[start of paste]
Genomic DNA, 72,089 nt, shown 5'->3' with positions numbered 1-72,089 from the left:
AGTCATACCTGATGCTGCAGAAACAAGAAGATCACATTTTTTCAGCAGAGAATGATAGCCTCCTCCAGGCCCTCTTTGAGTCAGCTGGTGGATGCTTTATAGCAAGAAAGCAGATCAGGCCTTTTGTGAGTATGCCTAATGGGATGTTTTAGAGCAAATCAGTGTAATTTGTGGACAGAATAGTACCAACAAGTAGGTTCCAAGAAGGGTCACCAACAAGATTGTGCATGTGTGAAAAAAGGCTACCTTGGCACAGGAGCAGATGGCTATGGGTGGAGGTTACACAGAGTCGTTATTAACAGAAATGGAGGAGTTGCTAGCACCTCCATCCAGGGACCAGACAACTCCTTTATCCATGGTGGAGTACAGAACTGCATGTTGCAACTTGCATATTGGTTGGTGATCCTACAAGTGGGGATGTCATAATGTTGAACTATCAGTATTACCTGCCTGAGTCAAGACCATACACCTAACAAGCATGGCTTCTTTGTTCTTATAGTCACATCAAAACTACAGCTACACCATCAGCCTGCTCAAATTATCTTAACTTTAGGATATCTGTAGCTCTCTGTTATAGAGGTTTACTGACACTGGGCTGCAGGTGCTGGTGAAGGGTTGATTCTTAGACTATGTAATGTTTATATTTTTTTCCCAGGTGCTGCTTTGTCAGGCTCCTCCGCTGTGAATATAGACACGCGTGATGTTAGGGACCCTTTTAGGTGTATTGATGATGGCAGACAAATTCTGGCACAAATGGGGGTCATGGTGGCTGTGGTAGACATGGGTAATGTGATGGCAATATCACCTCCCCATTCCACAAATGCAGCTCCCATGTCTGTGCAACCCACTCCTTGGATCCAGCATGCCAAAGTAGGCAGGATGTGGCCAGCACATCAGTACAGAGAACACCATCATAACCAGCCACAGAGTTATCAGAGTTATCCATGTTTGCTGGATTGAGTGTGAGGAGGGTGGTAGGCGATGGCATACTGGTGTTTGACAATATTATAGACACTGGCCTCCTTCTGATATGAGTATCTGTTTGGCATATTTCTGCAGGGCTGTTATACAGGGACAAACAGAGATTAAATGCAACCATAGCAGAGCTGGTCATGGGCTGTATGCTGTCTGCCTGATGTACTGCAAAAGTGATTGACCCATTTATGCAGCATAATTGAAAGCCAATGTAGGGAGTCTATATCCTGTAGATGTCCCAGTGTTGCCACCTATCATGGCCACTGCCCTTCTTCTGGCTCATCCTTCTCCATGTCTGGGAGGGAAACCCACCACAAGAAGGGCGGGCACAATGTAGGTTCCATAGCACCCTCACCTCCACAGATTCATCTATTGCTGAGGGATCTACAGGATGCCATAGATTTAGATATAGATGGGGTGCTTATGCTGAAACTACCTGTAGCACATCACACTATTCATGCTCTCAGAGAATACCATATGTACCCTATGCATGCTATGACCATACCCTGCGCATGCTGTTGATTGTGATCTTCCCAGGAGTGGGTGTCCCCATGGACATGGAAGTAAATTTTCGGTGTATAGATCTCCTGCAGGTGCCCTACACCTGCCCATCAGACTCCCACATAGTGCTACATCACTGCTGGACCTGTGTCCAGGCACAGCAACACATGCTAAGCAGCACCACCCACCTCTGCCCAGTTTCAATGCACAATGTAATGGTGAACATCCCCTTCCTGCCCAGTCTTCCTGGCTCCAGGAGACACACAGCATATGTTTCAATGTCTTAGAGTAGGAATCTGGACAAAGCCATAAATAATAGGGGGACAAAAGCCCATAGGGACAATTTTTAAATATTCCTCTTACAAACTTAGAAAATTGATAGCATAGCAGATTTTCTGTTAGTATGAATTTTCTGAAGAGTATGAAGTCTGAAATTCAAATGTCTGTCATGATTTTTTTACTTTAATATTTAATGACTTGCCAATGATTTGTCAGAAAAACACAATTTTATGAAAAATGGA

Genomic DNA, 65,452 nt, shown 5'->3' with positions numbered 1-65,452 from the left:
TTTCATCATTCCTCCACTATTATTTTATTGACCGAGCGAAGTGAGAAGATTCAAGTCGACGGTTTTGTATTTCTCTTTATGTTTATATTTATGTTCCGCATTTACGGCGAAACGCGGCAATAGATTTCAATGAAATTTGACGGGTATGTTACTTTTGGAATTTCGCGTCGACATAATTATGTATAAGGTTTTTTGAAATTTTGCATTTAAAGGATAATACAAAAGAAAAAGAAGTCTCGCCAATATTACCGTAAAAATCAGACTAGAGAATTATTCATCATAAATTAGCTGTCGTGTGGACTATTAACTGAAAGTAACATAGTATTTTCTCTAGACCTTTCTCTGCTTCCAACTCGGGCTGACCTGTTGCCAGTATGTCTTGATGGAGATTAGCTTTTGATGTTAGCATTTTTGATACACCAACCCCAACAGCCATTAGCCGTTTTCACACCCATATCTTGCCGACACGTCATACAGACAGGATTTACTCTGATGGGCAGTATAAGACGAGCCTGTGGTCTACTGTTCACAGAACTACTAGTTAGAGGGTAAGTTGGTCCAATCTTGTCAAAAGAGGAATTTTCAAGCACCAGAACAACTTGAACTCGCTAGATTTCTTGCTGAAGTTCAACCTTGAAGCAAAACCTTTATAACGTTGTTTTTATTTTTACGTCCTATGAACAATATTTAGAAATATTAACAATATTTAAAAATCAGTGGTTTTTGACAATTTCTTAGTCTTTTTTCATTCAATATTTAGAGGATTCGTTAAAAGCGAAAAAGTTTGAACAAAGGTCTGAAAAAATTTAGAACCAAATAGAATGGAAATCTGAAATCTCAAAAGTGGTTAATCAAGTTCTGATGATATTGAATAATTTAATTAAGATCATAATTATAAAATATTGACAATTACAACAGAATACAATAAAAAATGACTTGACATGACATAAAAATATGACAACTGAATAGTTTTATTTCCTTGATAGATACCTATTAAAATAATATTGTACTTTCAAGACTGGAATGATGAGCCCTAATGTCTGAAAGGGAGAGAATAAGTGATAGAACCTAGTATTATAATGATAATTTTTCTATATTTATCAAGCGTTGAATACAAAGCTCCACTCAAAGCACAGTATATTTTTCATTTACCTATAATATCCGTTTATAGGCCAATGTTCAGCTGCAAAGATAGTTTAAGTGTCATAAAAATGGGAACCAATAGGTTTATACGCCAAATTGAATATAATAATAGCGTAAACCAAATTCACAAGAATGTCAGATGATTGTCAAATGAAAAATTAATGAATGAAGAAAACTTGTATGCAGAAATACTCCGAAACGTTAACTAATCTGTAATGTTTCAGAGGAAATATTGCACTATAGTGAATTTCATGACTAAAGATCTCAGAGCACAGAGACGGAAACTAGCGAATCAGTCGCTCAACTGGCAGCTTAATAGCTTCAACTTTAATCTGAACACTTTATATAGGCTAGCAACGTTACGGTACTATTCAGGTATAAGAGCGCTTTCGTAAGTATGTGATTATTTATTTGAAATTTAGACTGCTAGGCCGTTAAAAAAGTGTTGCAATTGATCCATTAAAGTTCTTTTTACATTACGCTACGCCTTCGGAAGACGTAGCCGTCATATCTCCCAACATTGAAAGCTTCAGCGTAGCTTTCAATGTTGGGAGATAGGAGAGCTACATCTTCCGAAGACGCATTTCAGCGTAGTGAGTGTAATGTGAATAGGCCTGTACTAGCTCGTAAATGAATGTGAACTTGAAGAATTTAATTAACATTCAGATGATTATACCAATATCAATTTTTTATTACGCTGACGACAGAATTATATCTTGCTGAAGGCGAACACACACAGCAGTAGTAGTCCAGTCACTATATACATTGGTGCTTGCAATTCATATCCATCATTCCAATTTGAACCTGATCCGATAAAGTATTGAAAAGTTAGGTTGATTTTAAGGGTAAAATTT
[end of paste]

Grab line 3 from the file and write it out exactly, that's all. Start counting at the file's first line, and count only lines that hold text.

Genomic DNA, 65,452 nt, shown 5'->3' with positions numbered 1-65,452 from the left: